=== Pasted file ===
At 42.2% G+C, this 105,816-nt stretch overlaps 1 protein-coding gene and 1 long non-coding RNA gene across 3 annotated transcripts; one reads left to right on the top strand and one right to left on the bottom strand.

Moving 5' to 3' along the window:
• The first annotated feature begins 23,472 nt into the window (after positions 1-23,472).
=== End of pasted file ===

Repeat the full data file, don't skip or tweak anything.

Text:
At 42.2% G+C, this 105,816-nt stretch overlaps 1 protein-coding gene and 1 long non-coding RNA gene across 3 annotated transcripts; one reads left to right on the top strand and one right to left on the bottom strand.

Moving 5' to 3' along the window:
• The first annotated feature begins 23,472 nt into the window (after positions 1-23,472).